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Profile: Adam D. Bailey (Black Hills State University)
  1. Adam D. Bailey (forthcoming). Anti-Discrimination Law, Religious Organizations, and Justice. New Blackfriars.
    In many jurisdictions the list of factors for which anti-discrimination law applies has been expanded to include sexual orientation. As a result, moral and legal difficulties have arisen for religious organizations whose basic beliefs include the belief that sexual acts between persons of the same sex are immoral. In light of these difficulties, is anti-discrimination law of this sort unjust? Recently John Finnis has argued that, as commonly applied, such anti-discrimination law is disproportionate and therefore unjust. In this essay, I (...)
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  2. Adam D. Bailey (2014). Autonomy and the Ethical Status of Comprehensive Education. Educational Theory 64 (4):393-408.
    On grounds of autonomy, is comprehensive education — an approach to education that attempts to facilitate the acceptance of certain beliefs and ways of life as being correct, and refuses to sympathetically expose students to contrary beliefs and ways of life — ethically suspect? Recently, Bryan R. Warnick has argued that it is. In this essay, Adam D. Bailey critically evaluates Warnick's argument, and contends that it is unsuccessful. In particular, he argues that Warnick's argument from necessity does not succeed. (...)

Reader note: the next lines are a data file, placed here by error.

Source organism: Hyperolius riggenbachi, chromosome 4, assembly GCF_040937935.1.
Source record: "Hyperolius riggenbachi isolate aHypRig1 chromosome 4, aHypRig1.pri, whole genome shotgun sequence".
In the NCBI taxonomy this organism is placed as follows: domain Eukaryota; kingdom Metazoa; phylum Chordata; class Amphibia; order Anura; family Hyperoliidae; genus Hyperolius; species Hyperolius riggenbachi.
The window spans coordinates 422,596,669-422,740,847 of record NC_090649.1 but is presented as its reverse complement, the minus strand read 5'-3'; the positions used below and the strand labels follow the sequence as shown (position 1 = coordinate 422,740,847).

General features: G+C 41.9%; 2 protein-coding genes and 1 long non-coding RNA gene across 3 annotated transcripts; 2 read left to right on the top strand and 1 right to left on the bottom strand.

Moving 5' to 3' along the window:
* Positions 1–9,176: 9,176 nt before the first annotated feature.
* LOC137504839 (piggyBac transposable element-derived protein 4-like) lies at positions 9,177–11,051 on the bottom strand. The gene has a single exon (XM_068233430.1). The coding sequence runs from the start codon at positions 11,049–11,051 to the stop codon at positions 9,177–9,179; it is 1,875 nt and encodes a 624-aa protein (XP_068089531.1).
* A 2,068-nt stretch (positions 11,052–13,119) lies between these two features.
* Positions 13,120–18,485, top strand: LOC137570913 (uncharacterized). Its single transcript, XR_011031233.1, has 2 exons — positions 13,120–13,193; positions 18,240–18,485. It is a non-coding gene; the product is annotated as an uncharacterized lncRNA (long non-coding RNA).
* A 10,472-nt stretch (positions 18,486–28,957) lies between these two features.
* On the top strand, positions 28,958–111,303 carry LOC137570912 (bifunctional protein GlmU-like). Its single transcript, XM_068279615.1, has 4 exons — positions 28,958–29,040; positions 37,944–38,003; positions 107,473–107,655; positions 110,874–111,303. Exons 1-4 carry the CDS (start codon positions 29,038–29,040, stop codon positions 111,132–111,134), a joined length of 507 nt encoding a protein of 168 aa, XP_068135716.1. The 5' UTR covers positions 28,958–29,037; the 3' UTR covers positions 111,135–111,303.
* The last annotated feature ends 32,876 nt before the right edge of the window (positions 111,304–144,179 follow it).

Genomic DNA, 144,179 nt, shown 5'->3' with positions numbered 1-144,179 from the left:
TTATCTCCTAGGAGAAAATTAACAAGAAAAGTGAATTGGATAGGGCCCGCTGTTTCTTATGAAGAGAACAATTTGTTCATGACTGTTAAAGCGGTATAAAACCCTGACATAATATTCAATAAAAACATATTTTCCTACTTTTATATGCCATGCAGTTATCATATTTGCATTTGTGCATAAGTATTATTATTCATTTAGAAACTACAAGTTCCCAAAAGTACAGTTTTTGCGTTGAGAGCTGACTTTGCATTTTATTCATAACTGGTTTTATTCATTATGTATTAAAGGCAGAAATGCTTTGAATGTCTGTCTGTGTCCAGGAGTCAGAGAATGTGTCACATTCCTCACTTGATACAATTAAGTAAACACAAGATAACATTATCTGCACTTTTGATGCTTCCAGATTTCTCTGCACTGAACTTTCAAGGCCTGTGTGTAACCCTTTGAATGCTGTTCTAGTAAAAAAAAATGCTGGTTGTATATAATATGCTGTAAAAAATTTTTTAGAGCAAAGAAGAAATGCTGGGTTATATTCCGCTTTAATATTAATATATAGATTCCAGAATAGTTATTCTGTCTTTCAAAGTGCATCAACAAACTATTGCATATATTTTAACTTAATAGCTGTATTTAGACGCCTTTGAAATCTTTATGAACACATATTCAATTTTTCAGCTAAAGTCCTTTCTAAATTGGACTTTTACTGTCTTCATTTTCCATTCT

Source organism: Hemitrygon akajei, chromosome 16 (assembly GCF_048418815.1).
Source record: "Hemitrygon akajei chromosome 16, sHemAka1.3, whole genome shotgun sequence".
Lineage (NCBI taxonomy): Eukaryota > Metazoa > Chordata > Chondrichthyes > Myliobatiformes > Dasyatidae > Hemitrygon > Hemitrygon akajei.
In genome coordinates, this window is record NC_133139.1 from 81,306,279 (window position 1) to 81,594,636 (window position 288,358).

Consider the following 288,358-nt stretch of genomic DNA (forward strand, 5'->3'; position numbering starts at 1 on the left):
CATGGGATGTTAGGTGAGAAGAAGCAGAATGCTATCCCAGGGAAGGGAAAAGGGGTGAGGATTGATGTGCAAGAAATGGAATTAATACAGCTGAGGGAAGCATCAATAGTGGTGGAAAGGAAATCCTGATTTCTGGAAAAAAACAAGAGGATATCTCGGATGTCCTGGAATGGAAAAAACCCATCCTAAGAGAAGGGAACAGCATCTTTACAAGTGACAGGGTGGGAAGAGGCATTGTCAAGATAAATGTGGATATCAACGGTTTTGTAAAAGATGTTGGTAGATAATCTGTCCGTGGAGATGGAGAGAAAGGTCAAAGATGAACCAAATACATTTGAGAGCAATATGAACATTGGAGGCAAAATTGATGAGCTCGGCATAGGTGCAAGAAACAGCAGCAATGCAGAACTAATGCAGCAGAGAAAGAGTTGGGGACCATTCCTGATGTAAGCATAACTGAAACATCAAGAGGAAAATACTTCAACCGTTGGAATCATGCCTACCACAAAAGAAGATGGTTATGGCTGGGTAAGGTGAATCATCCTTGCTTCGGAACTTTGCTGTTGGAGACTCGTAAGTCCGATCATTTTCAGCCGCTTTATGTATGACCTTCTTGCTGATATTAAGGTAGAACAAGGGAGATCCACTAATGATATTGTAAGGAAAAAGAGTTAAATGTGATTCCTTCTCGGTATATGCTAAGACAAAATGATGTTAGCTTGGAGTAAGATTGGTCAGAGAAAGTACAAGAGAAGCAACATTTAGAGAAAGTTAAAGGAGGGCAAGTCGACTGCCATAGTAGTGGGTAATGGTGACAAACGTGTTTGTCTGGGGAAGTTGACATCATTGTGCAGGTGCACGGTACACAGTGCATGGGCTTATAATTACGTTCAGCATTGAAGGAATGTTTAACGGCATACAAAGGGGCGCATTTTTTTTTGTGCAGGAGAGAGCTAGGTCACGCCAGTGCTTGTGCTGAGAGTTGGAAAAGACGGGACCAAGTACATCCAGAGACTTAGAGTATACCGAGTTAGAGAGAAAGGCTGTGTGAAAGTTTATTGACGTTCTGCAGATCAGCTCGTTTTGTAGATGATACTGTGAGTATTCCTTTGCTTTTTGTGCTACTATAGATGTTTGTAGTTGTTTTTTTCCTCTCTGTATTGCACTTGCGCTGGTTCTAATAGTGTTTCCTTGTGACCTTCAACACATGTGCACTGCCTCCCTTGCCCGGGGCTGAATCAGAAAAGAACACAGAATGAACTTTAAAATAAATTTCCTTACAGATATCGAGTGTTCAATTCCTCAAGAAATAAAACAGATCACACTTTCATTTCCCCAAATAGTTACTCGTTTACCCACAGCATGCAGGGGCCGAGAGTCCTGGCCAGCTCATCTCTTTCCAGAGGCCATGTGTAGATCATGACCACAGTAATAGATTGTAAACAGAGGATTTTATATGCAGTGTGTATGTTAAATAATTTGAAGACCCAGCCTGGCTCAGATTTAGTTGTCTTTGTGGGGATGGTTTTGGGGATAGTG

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  3. Adam D. Bailey (2014). On the Morality of Choosing Directly Against Basic Goods. Heythrop Journal 55 (5).
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  4. Adam D. Bailey (2014). Reconciling Traditional Morality and the Morality of Competition. Business and Society Review 119 (2):207-219.
    It is commonly believed that the moral norms of “everyday” or “traditional” morality apply uniformly in all business contexts. However, Joseph Heath has recently argued that this is not the case. According to Heath, the norms of everyday morality apply with respect to “administered” transactions, but not “market” transactions. Market transactions are, he argues, governed by a distinct, “adversarial” morality. In this essay, I argue that Heath’s attempt to show that competitive contexts are governed by a distinct, adversarial morality does (...)
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  5. James D. Carlson, Adam D. Bailey & Ronald K. Mitchell (2013). Competition and Morality. Proceedings of the International Association for Business and Society 24:2-5.
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  6. Adam D. Bailey (2011). Confucianism-Based Rights Skepticism and Rights in the Workplace. Business Ethics Quarterly 21 (4):661-672.
    Must even Confucian rights skeptics—those who are, on account of their Confucian beliefs, skeptical of the existence of human rights, and believe that asserting or recognizing rights is morally wrong—concede that in the workplace, they are morally obligated to recognize rights? Alan Strudler has recently argued that such is the case. In this article, I argue that because Confucian rights skeptics locate wrongness in inconsistency with the idea of “Confucian community,” Confucian community should be viewed as a moral ideal. I (...)